Budget must help stabilise fragile state of social care, say local councils
Councils are urging Chancellor Philip Hammond to use this month's Budget to stabilise the "perilously fragile" situation in social care.
An extra £1.3 billion is needed from the Treasury to plug funding gaps over the next financial year, the Local Government Association (LGA) have warned.
Councillor Claire Kober, chair of the LGA's resources board, has warned that there is "real and growing uncertainty" about how local services are going to be funded beyond 2020.
She said: "Local government in England faces a £5.8 billion funding gap by 2020. Even if councils stopped filling potholes, maintaining parks and open spaces, closed all children's centres, libraries, museums, leisure centres, turned off every street light and shut all discretionary bus routes they still would not have saved enough money to plug this gap in just two years.
"An extra £1.3 billion is also needed right now just to stabilise the perilously fragile care provider market."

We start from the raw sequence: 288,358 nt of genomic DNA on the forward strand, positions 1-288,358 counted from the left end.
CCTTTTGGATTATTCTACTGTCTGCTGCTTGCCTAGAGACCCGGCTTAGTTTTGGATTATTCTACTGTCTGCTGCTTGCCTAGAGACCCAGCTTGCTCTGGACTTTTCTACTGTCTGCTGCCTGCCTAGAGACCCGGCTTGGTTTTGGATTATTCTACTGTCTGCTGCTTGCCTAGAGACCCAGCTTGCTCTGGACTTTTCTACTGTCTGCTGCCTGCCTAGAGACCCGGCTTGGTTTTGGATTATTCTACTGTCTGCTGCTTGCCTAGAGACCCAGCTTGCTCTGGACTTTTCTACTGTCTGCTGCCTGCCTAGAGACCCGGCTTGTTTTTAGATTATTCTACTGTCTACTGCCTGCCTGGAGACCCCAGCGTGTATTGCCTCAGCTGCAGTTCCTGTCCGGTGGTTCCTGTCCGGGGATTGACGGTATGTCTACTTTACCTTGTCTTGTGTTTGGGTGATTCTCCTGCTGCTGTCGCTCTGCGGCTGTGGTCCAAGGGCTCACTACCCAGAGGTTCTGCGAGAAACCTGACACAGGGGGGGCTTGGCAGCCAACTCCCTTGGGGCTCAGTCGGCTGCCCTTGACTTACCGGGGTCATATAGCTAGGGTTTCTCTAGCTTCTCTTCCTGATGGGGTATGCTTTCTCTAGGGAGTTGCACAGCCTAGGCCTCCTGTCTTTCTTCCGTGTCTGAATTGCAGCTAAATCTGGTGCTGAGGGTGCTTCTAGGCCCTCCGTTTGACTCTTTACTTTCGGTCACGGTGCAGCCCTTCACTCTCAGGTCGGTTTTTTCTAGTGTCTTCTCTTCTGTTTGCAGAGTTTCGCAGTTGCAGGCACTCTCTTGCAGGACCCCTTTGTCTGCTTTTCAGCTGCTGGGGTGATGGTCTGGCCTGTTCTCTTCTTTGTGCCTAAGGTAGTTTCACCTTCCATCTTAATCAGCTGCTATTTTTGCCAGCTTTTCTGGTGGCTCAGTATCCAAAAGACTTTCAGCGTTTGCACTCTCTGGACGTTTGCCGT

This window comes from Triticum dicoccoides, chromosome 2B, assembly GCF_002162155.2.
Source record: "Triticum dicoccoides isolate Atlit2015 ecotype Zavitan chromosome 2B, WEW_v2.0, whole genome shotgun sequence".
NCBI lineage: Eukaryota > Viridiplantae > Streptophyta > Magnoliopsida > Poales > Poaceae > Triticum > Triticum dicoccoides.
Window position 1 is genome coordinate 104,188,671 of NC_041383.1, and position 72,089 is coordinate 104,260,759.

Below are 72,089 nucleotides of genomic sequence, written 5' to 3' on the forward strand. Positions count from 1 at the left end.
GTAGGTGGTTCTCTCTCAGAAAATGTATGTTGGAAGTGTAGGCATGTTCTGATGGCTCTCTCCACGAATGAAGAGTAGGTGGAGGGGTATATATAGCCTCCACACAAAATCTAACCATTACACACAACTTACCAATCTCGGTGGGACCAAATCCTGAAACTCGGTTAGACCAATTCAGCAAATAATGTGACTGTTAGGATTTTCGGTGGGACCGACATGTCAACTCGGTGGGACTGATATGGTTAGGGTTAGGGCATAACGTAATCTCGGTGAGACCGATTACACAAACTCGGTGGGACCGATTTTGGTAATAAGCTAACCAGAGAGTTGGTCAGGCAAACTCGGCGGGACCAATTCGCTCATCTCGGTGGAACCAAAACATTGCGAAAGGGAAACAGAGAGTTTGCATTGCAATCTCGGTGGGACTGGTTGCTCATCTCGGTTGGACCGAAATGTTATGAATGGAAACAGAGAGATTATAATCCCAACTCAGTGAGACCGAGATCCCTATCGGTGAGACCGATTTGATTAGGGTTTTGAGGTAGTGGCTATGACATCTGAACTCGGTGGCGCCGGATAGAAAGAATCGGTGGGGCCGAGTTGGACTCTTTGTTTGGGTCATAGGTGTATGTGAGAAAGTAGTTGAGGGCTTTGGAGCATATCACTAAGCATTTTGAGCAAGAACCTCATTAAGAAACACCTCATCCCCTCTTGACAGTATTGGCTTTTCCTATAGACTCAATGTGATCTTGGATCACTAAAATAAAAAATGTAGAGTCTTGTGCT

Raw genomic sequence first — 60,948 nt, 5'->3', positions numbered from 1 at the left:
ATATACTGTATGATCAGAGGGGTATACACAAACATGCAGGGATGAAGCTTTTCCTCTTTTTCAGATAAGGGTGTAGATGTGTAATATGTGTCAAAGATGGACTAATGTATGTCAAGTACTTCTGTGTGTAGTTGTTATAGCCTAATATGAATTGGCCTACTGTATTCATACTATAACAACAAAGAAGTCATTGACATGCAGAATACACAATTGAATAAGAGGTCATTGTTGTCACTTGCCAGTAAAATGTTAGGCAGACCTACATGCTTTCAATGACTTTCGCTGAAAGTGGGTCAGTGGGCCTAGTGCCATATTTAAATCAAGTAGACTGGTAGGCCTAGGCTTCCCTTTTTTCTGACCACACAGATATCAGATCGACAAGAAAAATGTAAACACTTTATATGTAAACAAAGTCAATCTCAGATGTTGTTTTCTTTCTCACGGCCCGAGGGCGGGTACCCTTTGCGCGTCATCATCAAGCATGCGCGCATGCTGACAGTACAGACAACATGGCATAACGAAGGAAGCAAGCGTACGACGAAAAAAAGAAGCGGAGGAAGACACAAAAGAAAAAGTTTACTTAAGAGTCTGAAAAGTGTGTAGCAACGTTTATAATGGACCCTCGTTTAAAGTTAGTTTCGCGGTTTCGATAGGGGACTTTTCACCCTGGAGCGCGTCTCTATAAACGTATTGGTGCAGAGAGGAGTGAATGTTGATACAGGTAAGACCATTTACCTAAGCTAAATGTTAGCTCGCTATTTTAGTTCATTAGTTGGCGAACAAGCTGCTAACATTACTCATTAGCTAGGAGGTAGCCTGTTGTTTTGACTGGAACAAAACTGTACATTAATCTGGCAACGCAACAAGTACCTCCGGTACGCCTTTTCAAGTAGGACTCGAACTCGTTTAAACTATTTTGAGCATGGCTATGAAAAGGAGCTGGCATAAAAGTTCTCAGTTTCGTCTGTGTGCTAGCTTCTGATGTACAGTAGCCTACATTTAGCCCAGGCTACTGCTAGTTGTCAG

New analysis by the LGA, published ahead of the Autumn Budget, has revealed that by 2020 56p in every £1 of council tax will be spent on caring for the elderly, vulnerable adults and children.
In addition to the surge in social care costs, almost half of councils in England will no longer receive any core central government funding in the form of the Revenue Support Grant by 2019/20.
As part of its Autumn Budget submission, the LGA said local government must first and foremost be allowed to keep all of the business rates it collects locally each year to plug growing funding gaps.
Ms Kober said the Government must recognise that councils "cannot continue" without sufficient resources.
She said: "Demand for services caring for adults and children continues to rise but core funding from central government to councils continues to go down. This means councils have no choice but to squeeze budgets from other services, such as roads, street lighting and bus services to cope."
"Within two years, more than half of the council tax everyone pays may have to be spent on adult social care and children's services. Councils will be asking people to pay similar levels of council tax while at the same time, warning communities that the quality and quantity of services they enjoy could drop."
She went on: "The Government must recognise that councils cannot continue without sufficient and sustainable resources. Local government must be able to keep every penny of taxation raised locally to plug funding gaps and pay for the vital local services our communities rely on.
"With the right funding and powers, local government can play a vital role in supporting central government to deliver its ambitions for everyone in our country."